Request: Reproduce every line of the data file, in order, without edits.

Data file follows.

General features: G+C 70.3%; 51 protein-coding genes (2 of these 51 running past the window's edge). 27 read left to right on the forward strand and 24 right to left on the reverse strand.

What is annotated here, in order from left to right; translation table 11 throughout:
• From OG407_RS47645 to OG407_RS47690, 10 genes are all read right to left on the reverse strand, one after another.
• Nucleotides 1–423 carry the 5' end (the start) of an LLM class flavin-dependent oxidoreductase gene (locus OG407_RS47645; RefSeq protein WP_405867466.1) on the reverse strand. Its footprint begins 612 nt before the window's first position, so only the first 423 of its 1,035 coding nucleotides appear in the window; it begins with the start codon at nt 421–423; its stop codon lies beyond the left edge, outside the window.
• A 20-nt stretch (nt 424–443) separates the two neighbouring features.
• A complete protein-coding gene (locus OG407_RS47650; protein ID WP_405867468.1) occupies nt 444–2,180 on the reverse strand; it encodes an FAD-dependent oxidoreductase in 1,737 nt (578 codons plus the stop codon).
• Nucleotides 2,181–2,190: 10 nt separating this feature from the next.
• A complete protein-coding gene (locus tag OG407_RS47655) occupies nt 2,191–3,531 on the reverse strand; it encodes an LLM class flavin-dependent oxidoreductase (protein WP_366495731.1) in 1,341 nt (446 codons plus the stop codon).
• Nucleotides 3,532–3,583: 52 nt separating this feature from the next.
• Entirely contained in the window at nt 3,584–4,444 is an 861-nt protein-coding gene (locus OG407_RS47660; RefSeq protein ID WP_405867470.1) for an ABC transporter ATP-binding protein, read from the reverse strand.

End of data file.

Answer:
General features: G+C 70.3%; 51 protein-coding genes (2 of these 51 running past the window's edge). 27 read left to right on the forward strand and 24 right to left on the reverse strand.

What is annotated here, in order from left to right; translation table 11 throughout:
• From OG407_RS47645 to OG407_RS47690, 10 genes are all read right to left on the reverse strand, one after another.
• Nucleotides 1–423 carry the 5' end (the start) of an LLM class flavin-dependent oxidoreductase gene (locus OG407_RS47645; RefSeq protein WP_405867466.1) on the reverse strand. Its footprint begins 612 nt before the window's first position, so only the first 423 of its 1,035 coding nucleotides appear in the window; it begins with the start codon at nt 421–423; its stop codon lies beyond the left edge, outside the window.
• A 20-nt stretch (nt 424–443) separates the two neighbouring features.
• A complete protein-coding gene (locus OG407_RS47650; protein ID WP_405867468.1) occupies nt 444–2,180 on the reverse strand; it encodes an FAD-dependent oxidoreductase in 1,737 nt (578 codons plus the stop codon).
• Nucleotides 2,181–2,190: 10 nt separating this feature from the next.
• A complete protein-coding gene (locus tag OG407_RS47655) occupies nt 2,191–3,531 on the reverse strand; it encodes an LLM class flavin-dependent oxidoreductase (protein WP_366495731.1) in 1,341 nt (446 codons plus the stop codon).
• Nucleotides 3,532–3,583: 52 nt separating this feature from the next.
• Entirely contained in the window at nt 3,584–4,444 is an 861-nt protein-coding gene (locus OG407_RS47660; RefSeq protein ID WP_405867470.1) for an ABC transporter ATP-binding protein, read from the reverse strand.